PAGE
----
National legislators gathered with student representatives from UC Berkeley and other California public universities in Washington, D.C., on Thursday to inaugurate the California Public Higher Education Caucus.
The caucus is a bipartisan committee composed of 32 members of Congress whose main goal is to increase the quality of public higher education in California while making it more accessible and affordable. With a focus on the UC and California State University campuses, the caucus aims to ensure that factors such as rising tuition costs do not deter students from pursuing a degree.
“I applaud our students for coming together and working with the congressional offices and the California State University to encourage the creation of this caucus with a focus on addressing higher education accessibility and affordability issues in California and across the country,” said UC President Janet Napolitano in a Thursday press release.
The caucus will meet regularly, as will committees from the systemwide student governments — including the University of California Student Association — to come up with recommendations for the caucus.
Student groups that deal with national issues now have a direct channel through which to communicate their concerns, said ASUC External Affairs Vice President Safeena Mecklai.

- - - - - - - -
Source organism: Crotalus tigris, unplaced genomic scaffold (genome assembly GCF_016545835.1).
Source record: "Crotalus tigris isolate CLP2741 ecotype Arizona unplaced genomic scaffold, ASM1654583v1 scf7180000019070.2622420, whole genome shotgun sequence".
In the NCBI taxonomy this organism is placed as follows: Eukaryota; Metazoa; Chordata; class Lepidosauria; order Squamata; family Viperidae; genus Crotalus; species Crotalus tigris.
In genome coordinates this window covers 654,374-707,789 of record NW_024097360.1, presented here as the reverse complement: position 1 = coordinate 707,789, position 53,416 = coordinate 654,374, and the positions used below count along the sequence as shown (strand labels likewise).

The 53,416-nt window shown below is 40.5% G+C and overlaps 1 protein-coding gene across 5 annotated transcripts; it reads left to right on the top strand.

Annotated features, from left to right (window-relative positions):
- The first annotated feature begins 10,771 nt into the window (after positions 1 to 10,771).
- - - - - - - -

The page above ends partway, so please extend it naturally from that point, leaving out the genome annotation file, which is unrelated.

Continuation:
“It’s important because students have a lot of issues that would be dealt with better if they had the opportunity to voice their concerns to national legislators,” Mecklai said. “Students at the UC don’t see themselves as deserving of a voice at the national level.”
The idea for the caucus came from the EAVP office two years ago, spearheaded largely by Nicholas Kitchel, then-chief deputy of national affairs for the ASUC, and David Kaufman, former political director for the UC student regent. The project gained the support of Mecklai and caucus co-chair, Democratic Congressman Ami Bera, in the summer of 2013. Because the students intended to make the caucus bipartisan, they could not move forward until Republican Congressman Jeff Denham stepped up as co-chair in November.
Once the congressmen were on board, the group reached out to the CSU system to widen the scope of the project. The caucus is working to bring in the support of California Community Colleges, who have not yet officially signed on.
Kaufman says that when students began talking about establishing the caucus, many members of the community were surprised to find out it did not already exist. He and Kitchel saw this as an opportunity to create something unprecedented and make a “crucial” investment in public higher education.
“Regardless of who you are, where you’re from and how much money you make, if you work hard, you should be able to attend college,” Kitchel said. “That’s sort of the foundational idea behind the caucus.”